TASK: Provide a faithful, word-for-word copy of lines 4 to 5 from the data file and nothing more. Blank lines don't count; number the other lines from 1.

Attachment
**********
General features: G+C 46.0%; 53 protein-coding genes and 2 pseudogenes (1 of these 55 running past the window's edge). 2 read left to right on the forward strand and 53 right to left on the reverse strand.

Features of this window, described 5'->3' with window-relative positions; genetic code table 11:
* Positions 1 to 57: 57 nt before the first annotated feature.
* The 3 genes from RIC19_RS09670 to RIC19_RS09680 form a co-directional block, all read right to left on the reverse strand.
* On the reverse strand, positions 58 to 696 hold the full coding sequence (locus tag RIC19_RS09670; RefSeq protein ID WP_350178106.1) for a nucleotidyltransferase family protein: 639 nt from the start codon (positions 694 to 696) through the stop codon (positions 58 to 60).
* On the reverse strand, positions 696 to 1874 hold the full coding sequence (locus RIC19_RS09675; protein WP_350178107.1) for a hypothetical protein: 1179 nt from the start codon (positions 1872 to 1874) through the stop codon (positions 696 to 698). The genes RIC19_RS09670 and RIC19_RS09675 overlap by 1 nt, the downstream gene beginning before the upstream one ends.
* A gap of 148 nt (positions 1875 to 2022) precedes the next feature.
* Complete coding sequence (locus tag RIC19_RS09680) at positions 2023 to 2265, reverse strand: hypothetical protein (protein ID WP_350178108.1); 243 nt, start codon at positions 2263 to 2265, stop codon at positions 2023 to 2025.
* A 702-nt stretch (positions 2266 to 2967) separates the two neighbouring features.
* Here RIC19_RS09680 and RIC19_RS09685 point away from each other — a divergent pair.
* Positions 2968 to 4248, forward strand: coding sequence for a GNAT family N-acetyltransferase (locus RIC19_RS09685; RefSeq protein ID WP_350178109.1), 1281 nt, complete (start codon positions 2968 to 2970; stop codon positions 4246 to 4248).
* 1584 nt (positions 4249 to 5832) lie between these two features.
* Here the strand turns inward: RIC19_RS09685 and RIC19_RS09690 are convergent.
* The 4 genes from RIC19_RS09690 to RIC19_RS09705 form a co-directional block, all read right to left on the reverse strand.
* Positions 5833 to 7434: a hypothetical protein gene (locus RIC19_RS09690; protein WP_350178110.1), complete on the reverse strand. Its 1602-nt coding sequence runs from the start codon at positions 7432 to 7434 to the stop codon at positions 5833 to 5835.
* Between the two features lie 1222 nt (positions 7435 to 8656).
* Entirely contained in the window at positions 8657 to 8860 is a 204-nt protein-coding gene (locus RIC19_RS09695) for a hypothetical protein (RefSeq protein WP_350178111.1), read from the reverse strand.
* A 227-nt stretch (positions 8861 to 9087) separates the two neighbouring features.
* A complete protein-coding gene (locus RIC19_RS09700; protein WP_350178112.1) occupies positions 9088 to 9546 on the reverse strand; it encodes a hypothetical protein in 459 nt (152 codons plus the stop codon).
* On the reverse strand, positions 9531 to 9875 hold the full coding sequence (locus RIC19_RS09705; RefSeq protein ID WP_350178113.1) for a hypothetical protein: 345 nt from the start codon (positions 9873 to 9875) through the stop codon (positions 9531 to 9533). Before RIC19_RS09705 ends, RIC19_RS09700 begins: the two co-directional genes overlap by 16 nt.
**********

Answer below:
* The 3 genes from RIC19_RS09670 to RIC19_RS09680 form a co-directional block, all read right to left on the reverse strand.
* On the reverse strand, positions 58 to 696 hold the full coding sequence (locus tag RIC19_RS09670; RefSeq protein ID WP_350178106.1) for a nucleotidyltransferase family protein: 639 nt from the start codon (positions 694 to 696) through the stop codon (positions 58 to 60).